Well I am just about going to scrape in with my objective of finishing a Hanoverian unit by the end of October! As you can see the officers are close to being finished – final highlights need to be applied. The only figure that needs painting now is the Drummer and I will then have my unit of 24 finished. The next stage is to base them and then finally the add the flags. Ah! the flags….
The problem here is that I cant find any reference to flags used by specific regiments of Hanoverian Troops at Waterloo, particularly the Landwehr units. Indeed, it is possible that they did not carry any into battle. But that wont do for a war games unit – my aim is to make a representation of the unit for the war games table and they look prettier carrying flags! As I have already stretched history by giving my unit the flat peaked caps, it wont hurt to use a bit of artistic licence when it comes to the flags, so I think that I am going down the route of using a conjectural Hanoverian Battalion flag and a Blue Kings Colour for the other ensign.
If there are any of the ‘fashion police’ or ‘button counters’ out there twitching at the liberties that I am taking with this unit, dont worry, I’m twitching with you! One of the dilemmas of historical wargaming is deciding whether you are trying to build an entirely accurate scale representation of the units involved in a particular battle or a general representation of the units that were around at that point in history. Of course, the further back in history you go, the more difficult it is to be sure of who wore what and when. Even the modern day infantryman appears to supplement his uniform by purchasing kit from ebay! It always amuses me that we are told exactly what style of armour/helmet/weapons various ancient tribes used when after a battle, the first thing that the winners did was loot the dead of their possessions.
You can just hear the conversation now. ‘Oi Ulrich, there’s no way you’re wearing that Saxon Helmet, you’re a Viking, so put it down, besides, you’ll make us look silly when Osprey come to take our picture…..’
It seems I digress, but you see the problem. Regardless, this weekends task is to finish painting the drummer, re highlight the officers and then get the whole lot based up and another Hanoverian unit can join my growing British Napoleonic Army!
Sometimes it’s difficult to fit painting miniatures around all the other jobs that need doing! The last week has been no exception. However, I have managed to finish the second pack of Neanderthals and I’ve also finished those Jaguars that were undercoated about three weeks ago. I’m happy with the Lucid Eye neanderthals. They are superb sculpts and that always makes it a pleasure to paint miniatures that have so much character. As regards the paint scheme, I used a variety of browns for the furs, from Vallejo of course! The colours were:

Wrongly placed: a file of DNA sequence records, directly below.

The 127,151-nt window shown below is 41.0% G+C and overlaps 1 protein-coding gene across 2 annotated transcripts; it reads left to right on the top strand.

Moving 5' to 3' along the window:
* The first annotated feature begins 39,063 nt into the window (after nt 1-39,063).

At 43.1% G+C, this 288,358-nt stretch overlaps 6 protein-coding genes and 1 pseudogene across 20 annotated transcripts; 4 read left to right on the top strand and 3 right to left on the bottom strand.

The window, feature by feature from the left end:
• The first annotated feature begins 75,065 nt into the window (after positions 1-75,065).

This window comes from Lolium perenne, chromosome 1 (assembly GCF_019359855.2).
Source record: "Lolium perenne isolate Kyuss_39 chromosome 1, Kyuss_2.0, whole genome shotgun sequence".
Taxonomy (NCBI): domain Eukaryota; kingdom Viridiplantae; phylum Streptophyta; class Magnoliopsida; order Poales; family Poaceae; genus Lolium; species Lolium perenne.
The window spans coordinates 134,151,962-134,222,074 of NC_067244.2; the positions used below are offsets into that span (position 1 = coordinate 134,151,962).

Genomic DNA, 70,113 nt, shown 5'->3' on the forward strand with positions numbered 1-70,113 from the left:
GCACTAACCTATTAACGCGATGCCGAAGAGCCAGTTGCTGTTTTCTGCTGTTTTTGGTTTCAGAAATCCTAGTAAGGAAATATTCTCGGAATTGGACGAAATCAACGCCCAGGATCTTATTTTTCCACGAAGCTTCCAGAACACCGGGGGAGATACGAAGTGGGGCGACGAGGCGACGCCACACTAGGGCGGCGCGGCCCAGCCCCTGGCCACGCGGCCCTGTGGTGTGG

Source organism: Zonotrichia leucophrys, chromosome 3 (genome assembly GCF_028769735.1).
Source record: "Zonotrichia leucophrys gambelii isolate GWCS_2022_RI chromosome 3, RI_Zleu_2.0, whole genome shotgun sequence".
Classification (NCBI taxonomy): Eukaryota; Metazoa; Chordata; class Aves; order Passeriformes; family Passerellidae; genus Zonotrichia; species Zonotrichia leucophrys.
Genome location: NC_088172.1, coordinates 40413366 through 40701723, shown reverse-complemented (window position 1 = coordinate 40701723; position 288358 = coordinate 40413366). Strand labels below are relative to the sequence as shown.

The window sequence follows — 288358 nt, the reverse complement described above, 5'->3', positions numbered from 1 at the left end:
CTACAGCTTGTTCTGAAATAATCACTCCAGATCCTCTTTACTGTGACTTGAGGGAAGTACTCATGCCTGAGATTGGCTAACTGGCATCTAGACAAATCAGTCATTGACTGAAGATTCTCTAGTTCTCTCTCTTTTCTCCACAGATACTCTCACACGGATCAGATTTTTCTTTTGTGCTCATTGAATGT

822 German Cam. Black brown, 872 chocolate, 984 Flat Brown, 871 Leather brown, 877 Gold Brown, 914 Green Ochre, 819 Iraqui sand, 918 Ivory plus white & off white. I painted the flesh using 804 beige red and flat flesh. I also used a few ink washes of various strengths , both strong tone brown & Vallejo black shade. The basing was straight forward. Just some Vallejo Sandy paste to level things up and then a coat of basing sand painted with Vallejo chocolate brown highlighted with Iraqi sand. To finish, just a few highland tufts!
The next project was the Jaguars. I’m not sure that I am happy with the finished result. Painting and highlighting black is a devilish business! I’ve tried using blue rather than grey or white and in the end it was a mixture of both but I haven’t got the effect that I was looking for. I also used white to paint on some whiskers & for the teeth but it all looks a bit stark. the standard of photography isn’t too good either!The yellow eyes have just about worked. I think that when they are properly based, with plenty off jungle cover they may look OK. So that’s it for this week. Next up, back to Hanoverians – the officers this time.
A strange mix of subjects on my workbench at the moment! I’ve just about finished painting 18 rank & file Hanoverian Landwehr. As you can see from the picture, they’re all based and ready for the table. There are of course 6 figures missing – the officers, ensigns & sergeants. They are undercoated and ready to paint, so they should keep me busy for the next few painting sessions. I will then have a nice unit of 24 figures representing the Munden Landwehr battalion. As far as finishing the figures went, once I had painted them with Army painter Strong tone, I gave them 24 hours to dry and then sprayed them with Army painter Anti shine. I tend to use a light coat and if the figures are still a bit shiny in places then I use vallejo matt varnish, just brushed on, to finish off.